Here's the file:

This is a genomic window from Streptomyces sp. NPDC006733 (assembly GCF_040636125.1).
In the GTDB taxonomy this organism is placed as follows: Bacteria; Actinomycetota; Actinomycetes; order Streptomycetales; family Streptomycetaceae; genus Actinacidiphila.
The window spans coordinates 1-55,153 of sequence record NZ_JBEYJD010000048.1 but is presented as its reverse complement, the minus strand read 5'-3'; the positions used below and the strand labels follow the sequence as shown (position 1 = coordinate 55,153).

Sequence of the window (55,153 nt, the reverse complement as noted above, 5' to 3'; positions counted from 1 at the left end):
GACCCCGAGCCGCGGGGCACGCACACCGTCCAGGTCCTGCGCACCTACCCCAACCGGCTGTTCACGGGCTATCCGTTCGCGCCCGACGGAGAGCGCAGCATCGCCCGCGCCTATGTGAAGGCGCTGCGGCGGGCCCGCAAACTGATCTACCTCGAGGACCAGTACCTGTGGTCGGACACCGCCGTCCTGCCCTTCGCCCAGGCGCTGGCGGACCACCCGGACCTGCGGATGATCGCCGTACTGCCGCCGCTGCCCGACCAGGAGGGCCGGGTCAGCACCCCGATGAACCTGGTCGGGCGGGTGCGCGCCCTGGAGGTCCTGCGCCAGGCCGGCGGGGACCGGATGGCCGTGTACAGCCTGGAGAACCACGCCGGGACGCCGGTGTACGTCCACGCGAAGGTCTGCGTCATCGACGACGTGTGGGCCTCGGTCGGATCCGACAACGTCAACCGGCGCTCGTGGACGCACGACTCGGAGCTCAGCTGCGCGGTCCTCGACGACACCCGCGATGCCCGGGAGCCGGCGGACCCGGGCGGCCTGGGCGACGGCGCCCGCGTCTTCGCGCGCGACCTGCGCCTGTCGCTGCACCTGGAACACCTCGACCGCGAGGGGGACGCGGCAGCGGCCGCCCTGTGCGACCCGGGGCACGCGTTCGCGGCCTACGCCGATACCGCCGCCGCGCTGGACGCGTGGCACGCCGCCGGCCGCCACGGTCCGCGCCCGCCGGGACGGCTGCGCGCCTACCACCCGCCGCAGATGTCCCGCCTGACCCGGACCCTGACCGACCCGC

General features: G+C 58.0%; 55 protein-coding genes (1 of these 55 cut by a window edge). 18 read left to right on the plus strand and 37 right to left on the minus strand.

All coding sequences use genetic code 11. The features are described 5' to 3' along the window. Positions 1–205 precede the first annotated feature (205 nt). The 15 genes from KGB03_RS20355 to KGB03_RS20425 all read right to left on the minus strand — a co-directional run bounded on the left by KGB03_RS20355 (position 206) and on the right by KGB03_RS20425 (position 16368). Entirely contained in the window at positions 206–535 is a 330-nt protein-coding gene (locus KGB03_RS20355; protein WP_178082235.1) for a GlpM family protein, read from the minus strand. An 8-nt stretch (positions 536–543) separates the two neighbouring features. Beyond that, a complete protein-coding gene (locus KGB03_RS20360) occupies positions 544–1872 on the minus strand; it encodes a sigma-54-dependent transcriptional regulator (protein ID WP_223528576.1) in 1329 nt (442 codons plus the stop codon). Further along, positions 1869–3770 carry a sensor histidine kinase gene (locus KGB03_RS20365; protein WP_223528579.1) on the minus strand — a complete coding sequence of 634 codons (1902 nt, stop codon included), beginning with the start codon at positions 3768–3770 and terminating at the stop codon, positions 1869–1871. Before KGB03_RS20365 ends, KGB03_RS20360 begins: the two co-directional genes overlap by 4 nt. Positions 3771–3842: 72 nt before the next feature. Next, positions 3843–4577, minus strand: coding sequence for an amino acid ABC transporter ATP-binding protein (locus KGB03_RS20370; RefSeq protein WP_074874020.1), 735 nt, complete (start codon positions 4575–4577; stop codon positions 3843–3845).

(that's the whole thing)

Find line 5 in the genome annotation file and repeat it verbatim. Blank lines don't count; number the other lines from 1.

GACCCCGAGCCGCGGGGCACGCACACCGTCCAGGTCCTGCGCACCTACCCCAACCGGCTGTTCACGGGCTATCCGTTCGCGCCCGACGGAGAGCGCAGCATCGCCCGCGCCTATGTGAAGGCGCTGCGGCGGGCCCGCAAACTGATCTACCTCGAGGACCAGTACCTGTGGTCGGACACCGCCGTCCTGCCCTTCGCCCAGGCGCTGGCGGACCACCCGGACCTGCGGATGATCGCCGTACTGCCGCCGCTGCCCGACCAGGAGGGCCGGGTCAGCACCCCGATGAACCTGGTCGGGCGGGTGCGCGCCCTGGAGGTCCTGCGCCAGGCCGGCGGGGACCGGATGGCCGTGTACAGCCTGGAGAACCACGCCGGGACGCCGGTGTACGTCCACGCGAAGGTCTGCGTCATCGACGACGTGTGGGCCTCGGTCGGATCCGACAACGTCAACCGGCGCTCGTGGACGCACGACTCGGAGCTCAGCTGCGCGGTCCTCGACGACACCCGCGATGCCCGGGAGCCGGCGGACCCGGGCGGCCTGGGCGACGGCGCCCGCGTCTTCGCGCGCGACCTGCGCCTGTCGCTGCACCTGGAACACCTCGACCGCGAGGGGGACGCGGCAGCGGCCGCCCTGTGCGACCCGGGGCACGCGTTCGCGGCCTACGCCGATACCGCCGCCGCGCTGGACGCGTGGCACGCCGCCGGCCGCCACGGTCCGCGCCCGCCGGGACGGCTGCGCGCCTACCACCCGCCGCAGATGTCCCGCCTGACCCGGACCCTGACCGACCCGC